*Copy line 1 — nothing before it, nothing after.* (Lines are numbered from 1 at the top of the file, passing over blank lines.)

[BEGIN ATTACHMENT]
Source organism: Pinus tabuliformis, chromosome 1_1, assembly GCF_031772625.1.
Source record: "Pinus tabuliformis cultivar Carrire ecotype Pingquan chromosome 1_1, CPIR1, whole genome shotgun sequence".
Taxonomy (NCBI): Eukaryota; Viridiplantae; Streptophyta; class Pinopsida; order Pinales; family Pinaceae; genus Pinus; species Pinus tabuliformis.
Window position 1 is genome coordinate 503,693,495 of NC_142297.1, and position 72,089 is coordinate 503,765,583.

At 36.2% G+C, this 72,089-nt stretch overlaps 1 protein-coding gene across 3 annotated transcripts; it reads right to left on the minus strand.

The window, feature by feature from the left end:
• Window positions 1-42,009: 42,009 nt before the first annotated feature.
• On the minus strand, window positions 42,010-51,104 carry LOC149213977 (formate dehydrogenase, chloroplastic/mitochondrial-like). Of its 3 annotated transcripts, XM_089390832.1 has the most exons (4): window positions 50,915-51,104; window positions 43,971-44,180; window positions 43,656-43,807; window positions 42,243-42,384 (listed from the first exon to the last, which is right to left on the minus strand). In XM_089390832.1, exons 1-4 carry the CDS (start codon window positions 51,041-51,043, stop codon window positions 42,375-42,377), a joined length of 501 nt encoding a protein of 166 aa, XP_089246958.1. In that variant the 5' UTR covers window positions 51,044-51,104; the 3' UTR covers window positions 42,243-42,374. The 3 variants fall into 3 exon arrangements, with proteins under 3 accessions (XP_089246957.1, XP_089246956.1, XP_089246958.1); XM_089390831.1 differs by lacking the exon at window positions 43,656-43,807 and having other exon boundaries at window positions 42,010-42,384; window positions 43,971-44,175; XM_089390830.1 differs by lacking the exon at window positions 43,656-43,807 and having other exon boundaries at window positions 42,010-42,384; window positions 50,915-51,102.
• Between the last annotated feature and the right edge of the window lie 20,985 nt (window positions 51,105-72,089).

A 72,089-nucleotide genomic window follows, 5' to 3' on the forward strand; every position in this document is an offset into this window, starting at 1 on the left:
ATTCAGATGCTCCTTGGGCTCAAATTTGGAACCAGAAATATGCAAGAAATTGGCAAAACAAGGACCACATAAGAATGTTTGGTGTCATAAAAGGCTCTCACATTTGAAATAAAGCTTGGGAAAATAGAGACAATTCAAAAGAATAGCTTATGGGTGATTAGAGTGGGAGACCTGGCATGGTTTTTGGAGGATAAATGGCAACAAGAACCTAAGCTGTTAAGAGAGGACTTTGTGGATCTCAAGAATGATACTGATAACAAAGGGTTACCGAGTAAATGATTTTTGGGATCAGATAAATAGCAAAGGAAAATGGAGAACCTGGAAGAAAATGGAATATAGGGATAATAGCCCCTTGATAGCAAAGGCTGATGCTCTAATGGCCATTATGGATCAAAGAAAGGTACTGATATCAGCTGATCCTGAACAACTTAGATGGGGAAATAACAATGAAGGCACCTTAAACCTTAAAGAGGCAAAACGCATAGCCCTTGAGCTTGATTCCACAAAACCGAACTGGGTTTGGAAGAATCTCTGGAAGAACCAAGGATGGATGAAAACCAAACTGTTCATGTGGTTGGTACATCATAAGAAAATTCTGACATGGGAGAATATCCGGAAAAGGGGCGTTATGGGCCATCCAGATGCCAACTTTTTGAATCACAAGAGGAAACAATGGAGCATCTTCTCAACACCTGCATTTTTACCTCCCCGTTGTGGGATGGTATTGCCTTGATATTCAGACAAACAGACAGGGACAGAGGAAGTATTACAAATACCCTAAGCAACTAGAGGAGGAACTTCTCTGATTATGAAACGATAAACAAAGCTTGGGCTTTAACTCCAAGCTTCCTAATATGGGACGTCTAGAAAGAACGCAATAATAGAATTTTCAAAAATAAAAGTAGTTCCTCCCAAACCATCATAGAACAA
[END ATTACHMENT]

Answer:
Source organism: Pinus tabuliformis, chromosome 1_1, assembly GCF_031772625.1.